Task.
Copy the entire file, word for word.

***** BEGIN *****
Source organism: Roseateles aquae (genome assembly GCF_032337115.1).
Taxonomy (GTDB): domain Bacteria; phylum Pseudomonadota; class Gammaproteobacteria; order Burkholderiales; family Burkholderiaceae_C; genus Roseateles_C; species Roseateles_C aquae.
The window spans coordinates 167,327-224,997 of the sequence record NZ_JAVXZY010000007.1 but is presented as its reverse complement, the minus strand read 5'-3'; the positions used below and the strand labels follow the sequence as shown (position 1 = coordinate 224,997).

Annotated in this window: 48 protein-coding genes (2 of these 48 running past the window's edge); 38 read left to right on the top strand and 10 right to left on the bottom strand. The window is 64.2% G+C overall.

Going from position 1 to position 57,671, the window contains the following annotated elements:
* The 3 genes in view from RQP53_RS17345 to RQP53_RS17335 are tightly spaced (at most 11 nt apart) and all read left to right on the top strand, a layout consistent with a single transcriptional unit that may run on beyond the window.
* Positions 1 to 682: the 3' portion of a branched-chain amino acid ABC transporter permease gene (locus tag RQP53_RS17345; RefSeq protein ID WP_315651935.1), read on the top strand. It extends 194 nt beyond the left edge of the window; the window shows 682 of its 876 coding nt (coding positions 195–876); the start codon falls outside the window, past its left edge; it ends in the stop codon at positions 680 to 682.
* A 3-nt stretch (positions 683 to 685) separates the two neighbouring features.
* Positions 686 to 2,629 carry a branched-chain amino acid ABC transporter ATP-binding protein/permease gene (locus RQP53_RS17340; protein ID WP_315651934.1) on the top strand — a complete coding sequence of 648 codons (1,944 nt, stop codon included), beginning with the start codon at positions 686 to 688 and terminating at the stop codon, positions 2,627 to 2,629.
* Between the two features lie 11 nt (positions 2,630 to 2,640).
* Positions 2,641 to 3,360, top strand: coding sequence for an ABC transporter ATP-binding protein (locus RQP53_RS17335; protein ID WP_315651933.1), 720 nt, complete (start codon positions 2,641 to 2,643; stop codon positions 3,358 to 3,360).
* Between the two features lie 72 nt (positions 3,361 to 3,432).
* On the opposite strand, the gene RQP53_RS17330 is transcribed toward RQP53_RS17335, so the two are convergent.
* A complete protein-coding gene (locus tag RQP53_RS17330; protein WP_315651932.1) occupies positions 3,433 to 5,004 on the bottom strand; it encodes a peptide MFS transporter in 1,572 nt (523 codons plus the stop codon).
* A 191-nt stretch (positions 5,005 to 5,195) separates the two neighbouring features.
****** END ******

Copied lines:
Source organism: Roseateles aquae (genome assembly GCF_032337115.1).
Taxonomy (GTDB): domain Bacteria; phylum Pseudomonadota; class Gammaproteobacteria; order Burkholderiales; family Burkholderiaceae_C; genus Roseateles_C; species Roseateles_C aquae.
The window spans coordinates 167,327-224,997 of the sequence record NZ_JAVXZY010000007.1 but is presented as its reverse complement, the minus strand read 5'-3'; the positions used below and the strand labels follow the sequence as shown (position 1 = coordinate 224,997).

Annotated in this window: 48 protein-coding genes (2 of these 48 running past the window's edge); 38 read left to right on the top strand and 10 right to left on the bottom strand. The window is 64.2% G+C overall.

Going from position 1 to position 57,671, the window contains the following annotated elements:
* The 3 genes in view from RQP53_RS17345 to RQP53_RS17335 are tightly spaced (at most 11 nt apart) and all read left to right on the top strand, a layout consistent with a single transcriptional unit that may run on beyond the window.
* Positions 1 to 682: the 3' portion of a branched-chain amino acid ABC transporter permease gene (locus tag RQP53_RS17345; RefSeq protein ID WP_315651935.1), read on the top strand. It extends 194 nt beyond the left edge of the window; the window shows 682 of its 876 coding nt (coding positions 195–876); the start codon falls outside the window, past its left edge; it ends in the stop codon at positions 680 to 682.
* A 3-nt stretch (positions 683 to 685) separates the two neighbouring features.
* Positions 686 to 2,629 carry a branched-chain amino acid ABC transporter ATP-binding protein/permease gene (locus RQP53_RS17340; protein ID WP_315651934.1) on the top strand — a complete coding sequence of 648 codons (1,944 nt, stop codon included), beginning with the start codon at positions 686 to 688 and terminating at the stop codon, positions 2,627 to 2,629.
* Between the two features lie 11 nt (positions 2,630 to 2,640).
* Positions 2,641 to 3,360, top strand: coding sequence for an ABC transporter ATP-binding protein (locus RQP53_RS17335; protein ID WP_315651933.1), 720 nt, complete (start codon positions 2,641 to 2,643; stop codon positions 3,358 to 3,360).
* Between the two features lie 72 nt (positions 3,361 to 3,432).
* On the opposite strand, the gene RQP53_RS17330 is transcribed toward RQP53_RS17335, so the two are convergent.
* A complete protein-coding gene (locus tag RQP53_RS17330; protein WP_315651932.1) occupies positions 3,433 to 5,004 on the bottom strand; it encodes a peptide MFS transporter in 1,572 nt (523 codons plus the stop codon).
* A 191-nt stretch (positions 5,005 to 5,195) separates the two neighbouring features.